How about that…here we are in December. After what was quite a year for the Capital Region and the United States weather wise, we are entering winter 2005. Things promise to be a bit quieter, but also a bit whiter.
Re-learning the fickle weather of the Northeast (and from a much different perspective) has been something else, and I can’t wait to see some snow flying around. Of course, come March, I’ll probably have a much different take on that…
So, let’s talk snow (and cold) for December. Winter begins at 1:35pm on Wednesday the 21st, and that day will be one of seven days where we have the least amount of sunshine for the year.
The strongest rays of the sun will be furthest away from us at that time, but the good news is that starting a week later, the days begin to get longer once again. Of course December is a heavily traveled month with plenty of holidays around, lots of parties to go to and many friends to see. Hanukkah begins this year at sundown on Christmas Day, a Sunday, with the last candle of the menorah to be lit on the first full night of 2006.
Now for some past weather tidbits, and as we all know it can be cold and white in December. First the cold, and it comes by mid-month on average; highs go from 41 on the 1st, to 35 a week before Christmas, to 32 on New Year’s Eve. The warmest December day was 68 degrees on the 6th in 2001, and the coldest was a frigid 22 below zero on Christmas Day, 1969. Another cold fact—back in 1942 on the 20th, the high temperature was 8 degrees…below 0. Outrageous.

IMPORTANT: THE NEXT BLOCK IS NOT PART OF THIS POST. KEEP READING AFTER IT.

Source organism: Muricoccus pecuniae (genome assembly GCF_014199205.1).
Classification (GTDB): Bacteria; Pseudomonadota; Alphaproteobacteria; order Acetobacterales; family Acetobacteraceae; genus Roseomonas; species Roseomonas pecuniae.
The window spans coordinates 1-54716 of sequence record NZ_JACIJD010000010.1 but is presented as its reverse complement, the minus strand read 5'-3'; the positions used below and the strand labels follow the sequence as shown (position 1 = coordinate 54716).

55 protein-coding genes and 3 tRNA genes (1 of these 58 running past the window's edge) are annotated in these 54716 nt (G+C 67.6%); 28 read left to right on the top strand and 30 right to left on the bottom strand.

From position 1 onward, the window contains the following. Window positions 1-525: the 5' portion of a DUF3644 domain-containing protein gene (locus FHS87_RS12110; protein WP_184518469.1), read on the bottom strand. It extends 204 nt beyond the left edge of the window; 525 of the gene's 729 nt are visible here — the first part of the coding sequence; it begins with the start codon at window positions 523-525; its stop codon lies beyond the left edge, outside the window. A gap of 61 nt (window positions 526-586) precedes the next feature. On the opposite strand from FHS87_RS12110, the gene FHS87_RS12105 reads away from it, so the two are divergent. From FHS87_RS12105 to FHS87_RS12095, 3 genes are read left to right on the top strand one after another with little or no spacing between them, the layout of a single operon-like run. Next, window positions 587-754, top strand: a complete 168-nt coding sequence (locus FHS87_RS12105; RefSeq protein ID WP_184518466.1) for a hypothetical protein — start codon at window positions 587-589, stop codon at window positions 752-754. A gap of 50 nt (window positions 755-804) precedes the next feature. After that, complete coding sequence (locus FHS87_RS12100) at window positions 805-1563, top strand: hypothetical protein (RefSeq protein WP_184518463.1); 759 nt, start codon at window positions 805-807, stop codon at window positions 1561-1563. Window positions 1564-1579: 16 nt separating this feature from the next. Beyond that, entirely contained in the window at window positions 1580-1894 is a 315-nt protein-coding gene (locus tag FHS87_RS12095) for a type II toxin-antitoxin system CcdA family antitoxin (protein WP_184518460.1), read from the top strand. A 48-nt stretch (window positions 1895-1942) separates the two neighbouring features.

Snow can fly as well in December, and it has of course. Two of the top five biggest snowstorms in Albany’s history have come in the month of December. Number three on the list was in 1969, when 26.4 inches fell over a few days starting late on Christmas day and the fourth was a three-day storm that dumped 24.7” in 1915.
The snowiest December on record was in 1969, when 57.5” of snow fell. Just three years ago, December 2002 finished a distant fifth with 33.2”, over half of which also fell on Christmas Day.
So, what other kinds of weather have befallen the Capital Region over the last 115+ years on Christmas Day? We’ve just about seen it all—from a mild record high of 66 degrees way back in 1889 (also a Sunday, by the way), to that record low Christmas morning of -22 in 1969. That snowfall in 2002 was a record for Christmas, with 19.2” falling throughout the day. A tough day to make it over the river and through the woods, indeed. And if you remember, another 20+” fell just a week and a half later.
What will this December bring? The average date during any given year for the first 3+” of snowfall is on the 14th, and the average snowfall for December is 12.8”. That being said, Christmas isn’t always white, even here in the Capital Region (take last year for example). However, if we can use history as a guideline, we stand better than a 6 in 10 chance of having at least an inch or snow covering the ground on Christmas morn.
In next month’s article, I’ll summarize what we went through in 2005 weather-wise in upstate New York, and what we can expect in 2006. We’ll also talk about heating your house and what heating degree days are all about. After a pretty mild start to last month, it’ll soon be time to pay the check. Speaking of November, this year’s record-breaking hurricane season ended on the 30th, and good riddance to it.
Happy Holidays to you and your family, and I’ll see you in 2006.
Jason Gough is a meteorologist with NewsChannel 13. He can be reached at email@example.com.
Until next time-